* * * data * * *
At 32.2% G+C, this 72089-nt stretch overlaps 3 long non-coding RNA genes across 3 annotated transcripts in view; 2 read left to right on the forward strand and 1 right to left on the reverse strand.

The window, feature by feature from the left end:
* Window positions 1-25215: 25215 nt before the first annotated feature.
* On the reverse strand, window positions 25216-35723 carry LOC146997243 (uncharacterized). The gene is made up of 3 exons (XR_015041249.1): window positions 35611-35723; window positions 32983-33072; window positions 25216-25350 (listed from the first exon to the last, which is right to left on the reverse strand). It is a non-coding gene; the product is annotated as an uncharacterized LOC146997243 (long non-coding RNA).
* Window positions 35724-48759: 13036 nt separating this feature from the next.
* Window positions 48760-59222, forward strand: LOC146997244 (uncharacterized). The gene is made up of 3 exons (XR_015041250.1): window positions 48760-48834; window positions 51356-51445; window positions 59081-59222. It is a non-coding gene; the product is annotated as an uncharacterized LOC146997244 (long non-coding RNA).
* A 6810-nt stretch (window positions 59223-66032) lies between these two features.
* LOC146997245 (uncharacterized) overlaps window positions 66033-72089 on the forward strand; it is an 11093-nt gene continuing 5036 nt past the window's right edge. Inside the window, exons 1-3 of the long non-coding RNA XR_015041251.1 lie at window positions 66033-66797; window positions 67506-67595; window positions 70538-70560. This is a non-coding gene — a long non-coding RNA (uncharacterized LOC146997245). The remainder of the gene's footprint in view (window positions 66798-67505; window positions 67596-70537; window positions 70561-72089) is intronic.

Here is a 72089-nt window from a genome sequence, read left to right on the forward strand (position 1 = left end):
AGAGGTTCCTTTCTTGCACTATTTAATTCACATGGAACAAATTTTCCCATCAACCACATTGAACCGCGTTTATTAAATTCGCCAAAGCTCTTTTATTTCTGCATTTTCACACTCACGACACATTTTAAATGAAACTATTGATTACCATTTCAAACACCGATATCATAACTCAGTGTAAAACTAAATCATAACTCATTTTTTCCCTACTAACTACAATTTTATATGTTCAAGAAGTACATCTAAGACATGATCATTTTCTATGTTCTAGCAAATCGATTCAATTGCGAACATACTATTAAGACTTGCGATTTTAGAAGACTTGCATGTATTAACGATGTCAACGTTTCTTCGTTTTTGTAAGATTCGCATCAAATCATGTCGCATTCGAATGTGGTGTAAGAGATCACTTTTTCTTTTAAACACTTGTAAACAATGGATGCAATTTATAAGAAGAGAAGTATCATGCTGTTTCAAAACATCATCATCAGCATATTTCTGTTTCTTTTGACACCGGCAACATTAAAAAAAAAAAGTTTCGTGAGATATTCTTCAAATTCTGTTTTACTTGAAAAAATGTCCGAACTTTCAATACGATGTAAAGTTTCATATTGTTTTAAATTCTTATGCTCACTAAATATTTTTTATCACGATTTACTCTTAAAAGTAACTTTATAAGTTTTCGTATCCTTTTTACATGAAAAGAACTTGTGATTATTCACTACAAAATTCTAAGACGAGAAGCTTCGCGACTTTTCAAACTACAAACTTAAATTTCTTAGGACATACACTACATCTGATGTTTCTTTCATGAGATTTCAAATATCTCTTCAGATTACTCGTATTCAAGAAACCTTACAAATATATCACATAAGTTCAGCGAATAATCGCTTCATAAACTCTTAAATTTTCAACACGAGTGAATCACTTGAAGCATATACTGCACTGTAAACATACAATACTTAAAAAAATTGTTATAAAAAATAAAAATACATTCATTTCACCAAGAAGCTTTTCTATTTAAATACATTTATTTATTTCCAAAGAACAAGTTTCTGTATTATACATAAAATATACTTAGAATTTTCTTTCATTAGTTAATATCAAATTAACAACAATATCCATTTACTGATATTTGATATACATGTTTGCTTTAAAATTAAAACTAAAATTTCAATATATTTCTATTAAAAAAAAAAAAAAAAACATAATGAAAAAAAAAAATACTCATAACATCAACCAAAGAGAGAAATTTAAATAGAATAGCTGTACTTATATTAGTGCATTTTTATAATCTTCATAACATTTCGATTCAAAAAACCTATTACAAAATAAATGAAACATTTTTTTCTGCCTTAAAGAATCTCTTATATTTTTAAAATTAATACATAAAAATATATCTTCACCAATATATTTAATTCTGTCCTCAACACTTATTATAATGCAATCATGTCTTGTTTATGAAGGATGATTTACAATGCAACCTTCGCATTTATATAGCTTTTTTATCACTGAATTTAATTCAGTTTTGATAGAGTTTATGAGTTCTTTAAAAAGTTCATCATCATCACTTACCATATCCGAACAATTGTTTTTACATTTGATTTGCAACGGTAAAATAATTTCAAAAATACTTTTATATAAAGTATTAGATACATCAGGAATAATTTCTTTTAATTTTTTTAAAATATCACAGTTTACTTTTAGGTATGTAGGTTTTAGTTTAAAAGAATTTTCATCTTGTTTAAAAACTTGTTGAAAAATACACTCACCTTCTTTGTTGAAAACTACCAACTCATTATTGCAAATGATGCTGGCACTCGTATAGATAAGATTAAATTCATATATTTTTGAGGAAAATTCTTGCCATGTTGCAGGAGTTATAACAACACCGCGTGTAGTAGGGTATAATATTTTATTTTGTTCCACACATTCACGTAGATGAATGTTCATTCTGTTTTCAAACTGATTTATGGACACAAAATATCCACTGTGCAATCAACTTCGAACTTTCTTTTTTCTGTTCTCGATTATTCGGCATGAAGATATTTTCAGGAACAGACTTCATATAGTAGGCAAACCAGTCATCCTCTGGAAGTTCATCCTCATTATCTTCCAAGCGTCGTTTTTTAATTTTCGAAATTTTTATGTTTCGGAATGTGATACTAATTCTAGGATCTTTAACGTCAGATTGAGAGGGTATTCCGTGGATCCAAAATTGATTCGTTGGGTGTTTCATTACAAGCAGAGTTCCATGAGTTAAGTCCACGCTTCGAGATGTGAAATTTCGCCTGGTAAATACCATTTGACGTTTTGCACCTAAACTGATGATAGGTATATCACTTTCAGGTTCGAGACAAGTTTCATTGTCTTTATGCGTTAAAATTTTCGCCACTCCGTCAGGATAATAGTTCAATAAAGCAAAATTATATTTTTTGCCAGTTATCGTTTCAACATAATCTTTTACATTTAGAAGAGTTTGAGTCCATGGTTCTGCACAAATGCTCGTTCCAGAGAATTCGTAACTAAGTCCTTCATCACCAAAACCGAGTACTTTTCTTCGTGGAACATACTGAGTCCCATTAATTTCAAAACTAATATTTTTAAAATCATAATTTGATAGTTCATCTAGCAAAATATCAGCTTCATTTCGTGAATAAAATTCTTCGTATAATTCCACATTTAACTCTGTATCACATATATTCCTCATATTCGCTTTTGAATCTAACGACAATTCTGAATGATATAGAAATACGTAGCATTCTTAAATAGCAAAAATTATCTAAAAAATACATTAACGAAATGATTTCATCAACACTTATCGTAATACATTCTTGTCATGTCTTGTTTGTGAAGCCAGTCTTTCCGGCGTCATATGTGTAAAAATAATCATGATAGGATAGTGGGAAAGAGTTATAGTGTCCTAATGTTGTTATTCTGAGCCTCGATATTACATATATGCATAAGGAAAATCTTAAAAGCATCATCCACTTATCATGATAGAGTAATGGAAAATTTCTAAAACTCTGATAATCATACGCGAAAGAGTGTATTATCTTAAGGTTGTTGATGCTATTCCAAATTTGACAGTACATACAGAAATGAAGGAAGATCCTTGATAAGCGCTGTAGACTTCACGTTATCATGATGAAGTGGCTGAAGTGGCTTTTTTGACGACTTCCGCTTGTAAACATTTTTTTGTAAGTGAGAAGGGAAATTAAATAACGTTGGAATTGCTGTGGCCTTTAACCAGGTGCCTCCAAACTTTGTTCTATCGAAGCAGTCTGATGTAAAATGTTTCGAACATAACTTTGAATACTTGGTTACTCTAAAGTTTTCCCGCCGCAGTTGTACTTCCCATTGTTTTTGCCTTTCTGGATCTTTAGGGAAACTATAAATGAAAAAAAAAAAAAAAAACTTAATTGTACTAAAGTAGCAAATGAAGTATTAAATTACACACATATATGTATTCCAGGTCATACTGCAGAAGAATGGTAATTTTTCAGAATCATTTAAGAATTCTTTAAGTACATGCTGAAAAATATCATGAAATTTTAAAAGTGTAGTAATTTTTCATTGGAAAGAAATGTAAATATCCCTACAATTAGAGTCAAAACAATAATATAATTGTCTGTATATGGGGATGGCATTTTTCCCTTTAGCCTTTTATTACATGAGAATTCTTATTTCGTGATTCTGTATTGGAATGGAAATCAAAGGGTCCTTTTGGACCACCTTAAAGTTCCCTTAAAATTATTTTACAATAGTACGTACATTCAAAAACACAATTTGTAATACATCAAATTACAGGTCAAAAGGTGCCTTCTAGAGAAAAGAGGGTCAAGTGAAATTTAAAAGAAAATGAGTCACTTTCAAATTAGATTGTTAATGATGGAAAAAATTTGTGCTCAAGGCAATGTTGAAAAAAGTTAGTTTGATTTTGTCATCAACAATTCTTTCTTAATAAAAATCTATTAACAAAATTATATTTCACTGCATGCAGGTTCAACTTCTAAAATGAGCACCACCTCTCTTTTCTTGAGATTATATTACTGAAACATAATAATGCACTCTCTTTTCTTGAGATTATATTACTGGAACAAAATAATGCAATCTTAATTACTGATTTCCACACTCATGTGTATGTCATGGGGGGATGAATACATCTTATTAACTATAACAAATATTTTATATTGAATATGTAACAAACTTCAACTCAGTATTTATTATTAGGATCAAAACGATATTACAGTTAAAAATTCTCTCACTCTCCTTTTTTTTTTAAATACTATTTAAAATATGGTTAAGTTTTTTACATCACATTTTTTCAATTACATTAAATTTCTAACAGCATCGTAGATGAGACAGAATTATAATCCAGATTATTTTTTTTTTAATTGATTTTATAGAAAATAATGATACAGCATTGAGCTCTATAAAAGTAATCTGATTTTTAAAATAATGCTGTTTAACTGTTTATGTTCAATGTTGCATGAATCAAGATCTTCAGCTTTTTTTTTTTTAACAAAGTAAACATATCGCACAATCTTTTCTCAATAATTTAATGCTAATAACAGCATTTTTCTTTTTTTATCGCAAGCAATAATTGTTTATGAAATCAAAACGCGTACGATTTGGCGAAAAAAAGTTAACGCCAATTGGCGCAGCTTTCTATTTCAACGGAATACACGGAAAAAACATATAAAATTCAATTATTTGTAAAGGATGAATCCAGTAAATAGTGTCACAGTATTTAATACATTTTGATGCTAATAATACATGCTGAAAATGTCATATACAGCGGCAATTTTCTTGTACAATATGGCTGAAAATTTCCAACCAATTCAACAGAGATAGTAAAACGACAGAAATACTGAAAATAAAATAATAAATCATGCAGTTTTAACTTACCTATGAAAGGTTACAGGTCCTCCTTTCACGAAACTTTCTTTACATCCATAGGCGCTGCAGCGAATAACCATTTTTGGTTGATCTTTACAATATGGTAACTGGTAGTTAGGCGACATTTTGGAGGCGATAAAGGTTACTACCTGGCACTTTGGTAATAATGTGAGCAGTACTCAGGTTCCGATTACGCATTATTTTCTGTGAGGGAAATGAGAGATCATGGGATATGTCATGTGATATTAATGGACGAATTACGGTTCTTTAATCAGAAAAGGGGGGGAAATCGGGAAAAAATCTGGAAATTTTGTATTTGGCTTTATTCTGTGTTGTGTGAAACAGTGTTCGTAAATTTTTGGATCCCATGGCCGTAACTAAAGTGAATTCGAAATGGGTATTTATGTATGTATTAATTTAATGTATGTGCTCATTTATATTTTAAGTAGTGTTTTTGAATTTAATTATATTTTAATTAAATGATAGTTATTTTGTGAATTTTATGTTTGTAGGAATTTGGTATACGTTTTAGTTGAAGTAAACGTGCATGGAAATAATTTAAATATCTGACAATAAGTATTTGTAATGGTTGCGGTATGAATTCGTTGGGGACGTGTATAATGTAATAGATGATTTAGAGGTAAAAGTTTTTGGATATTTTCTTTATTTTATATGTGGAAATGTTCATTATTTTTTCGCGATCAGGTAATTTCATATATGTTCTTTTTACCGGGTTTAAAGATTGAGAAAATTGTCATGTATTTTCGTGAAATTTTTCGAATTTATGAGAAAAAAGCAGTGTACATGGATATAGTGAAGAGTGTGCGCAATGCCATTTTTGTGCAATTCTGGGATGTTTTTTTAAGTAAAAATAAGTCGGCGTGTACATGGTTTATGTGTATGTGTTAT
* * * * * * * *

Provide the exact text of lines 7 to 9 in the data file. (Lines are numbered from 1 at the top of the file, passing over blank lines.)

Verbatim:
* A 6810-nt stretch (window positions 59223-66032) lies between these two features.
* LOC146997245 (uncharacterized) overlaps window positions 66033-72089 on the forward strand; it is an 11093-nt gene continuing 5036 nt past the window's right edge. Inside the window, exons 1-3 of the long non-coding RNA XR_015041251.1 lie at window positions 66033-66797; window positions 67506-67595; window positions 70538-70560. This is a non-coding gene — a long non-coding RNA (uncharacterized LOC146997245). The remainder of the gene's footprint in view (window positions 66798-67505; window positions 67596-70537; window positions 70561-72089) is intronic.

Here is a 72089-nt window from a genome sequence, read left to right on the forward strand (position 1 = left end):